It seems that there is no limit to human ingenuity when it comes to working around limitations within one's environment. For example, imagine you genuinely wanted to run a device requiring mains power in the centre of your inflatable pool - you're flat out of luck, right? Wrong! Or imagine there's a fire somewhere but the hydrant is on the other side of train tracks and you really want to put that fire out but trains have still gotta run too - what options are you left with? None? Wrong again! Seeing a theme here? Let's extend that into the digital world and we'll talk about HTTPS for a bit. You should use it. No really, if you're not HTTPS'ing...

Questions about the Massive South African "Master Deeds" Data Breach Answered

This week, I started looking into a large database backup file which turned out to contain the personal data of a significant portion of the South African population. It's an explosive situation with potentially severe ramifications and I've been bombarded by questions about it over the last 48 hours. This post explains everything I know. Who Am I and Why Do I Have This Data? Some background context is important as I appreciate there's a lot of folks out there who haven't heard of me or what I do before. I'm an independent Australian (I have a Microsoft Regional Director title but RDs don't actually work for Microsoft) and I specialise in security training folks who build online systems. For...

The 6-Step "Happy Path" to HTTPS

It's finally time: it's time the pendulum swings further towards the "secure by default" end of the scale than what it ever has before. At least insofar as securing web traffic goes because as of this week's Chrome 62's launch, any website with an input box is now doing this when served over an insecure connection: It's not doing it immediately for everyone, but don't worry, it's coming very soon even if it hasn't yet arrived for you personally and it's going to take many people by surprise. It shouldn't though because we've known it's coming for quite a while now starting with Google's announcement back in April. That was then covered pretty extensively by the tech press...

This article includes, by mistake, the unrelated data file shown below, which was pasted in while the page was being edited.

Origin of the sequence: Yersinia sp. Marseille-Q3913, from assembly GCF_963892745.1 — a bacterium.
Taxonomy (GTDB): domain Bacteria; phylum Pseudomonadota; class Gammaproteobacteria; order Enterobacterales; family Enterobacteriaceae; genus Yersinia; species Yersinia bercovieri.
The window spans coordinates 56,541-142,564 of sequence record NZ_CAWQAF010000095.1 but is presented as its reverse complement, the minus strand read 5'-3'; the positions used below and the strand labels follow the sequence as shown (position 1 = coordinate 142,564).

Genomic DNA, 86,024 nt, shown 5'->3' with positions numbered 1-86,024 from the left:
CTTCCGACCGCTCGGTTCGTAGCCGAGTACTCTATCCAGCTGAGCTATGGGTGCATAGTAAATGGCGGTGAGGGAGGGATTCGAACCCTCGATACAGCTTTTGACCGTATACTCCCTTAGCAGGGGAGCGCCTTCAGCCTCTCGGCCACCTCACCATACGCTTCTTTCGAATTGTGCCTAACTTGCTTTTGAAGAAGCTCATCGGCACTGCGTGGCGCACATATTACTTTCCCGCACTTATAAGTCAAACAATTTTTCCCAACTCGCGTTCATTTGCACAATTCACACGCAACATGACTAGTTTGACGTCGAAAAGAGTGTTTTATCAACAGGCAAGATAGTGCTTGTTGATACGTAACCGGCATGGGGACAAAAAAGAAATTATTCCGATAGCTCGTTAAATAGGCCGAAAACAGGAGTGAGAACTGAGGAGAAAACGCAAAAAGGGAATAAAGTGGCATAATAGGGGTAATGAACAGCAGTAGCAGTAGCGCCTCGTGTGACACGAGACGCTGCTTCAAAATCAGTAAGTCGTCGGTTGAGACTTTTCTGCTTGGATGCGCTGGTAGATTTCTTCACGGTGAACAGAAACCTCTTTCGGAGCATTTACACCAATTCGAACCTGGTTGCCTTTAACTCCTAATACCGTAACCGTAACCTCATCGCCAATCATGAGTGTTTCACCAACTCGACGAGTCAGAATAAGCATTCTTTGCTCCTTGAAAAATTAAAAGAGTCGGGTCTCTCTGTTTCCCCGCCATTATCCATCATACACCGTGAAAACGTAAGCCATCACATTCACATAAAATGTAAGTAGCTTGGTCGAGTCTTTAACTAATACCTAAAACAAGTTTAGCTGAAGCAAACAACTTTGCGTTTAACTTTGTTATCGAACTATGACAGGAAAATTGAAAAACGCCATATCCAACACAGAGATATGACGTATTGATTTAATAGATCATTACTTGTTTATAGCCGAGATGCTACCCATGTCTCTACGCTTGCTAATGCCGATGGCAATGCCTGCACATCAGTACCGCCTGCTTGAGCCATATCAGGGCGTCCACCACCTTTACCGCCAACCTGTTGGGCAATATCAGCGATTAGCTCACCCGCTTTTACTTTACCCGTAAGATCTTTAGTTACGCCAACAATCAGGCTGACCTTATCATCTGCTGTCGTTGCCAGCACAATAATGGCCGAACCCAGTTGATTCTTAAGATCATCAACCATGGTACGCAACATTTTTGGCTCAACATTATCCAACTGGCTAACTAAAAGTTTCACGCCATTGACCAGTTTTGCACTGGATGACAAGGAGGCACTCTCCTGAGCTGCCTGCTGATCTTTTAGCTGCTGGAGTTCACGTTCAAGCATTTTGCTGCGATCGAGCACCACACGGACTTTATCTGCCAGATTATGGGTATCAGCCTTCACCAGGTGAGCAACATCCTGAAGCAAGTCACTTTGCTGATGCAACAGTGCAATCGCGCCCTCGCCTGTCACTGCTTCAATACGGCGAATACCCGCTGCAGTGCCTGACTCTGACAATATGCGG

What Would It Look Like If We Put Warnings on IoT Devices Like We Do Cigarette Packets?

A couple of years ago, I was heavily involved in analysing and reporting on the massive VTech hack, the one where millions of records were exposed including kids' names, genders, ages, photos and the relationship to parents' records which included their home address. Part of this data was collected via an IoT device called the InnoTab which is a wifi connected tablet designed for young kids; think Fisher Price designing an iPad... then totally screwing up the security. Anyway, I read a piece today about VTech asking the court to drop an ongoing lawsuit that came about after the hack. In that story, the writer recalled how VTech has updated their terms and conditions after the attack in an attempt...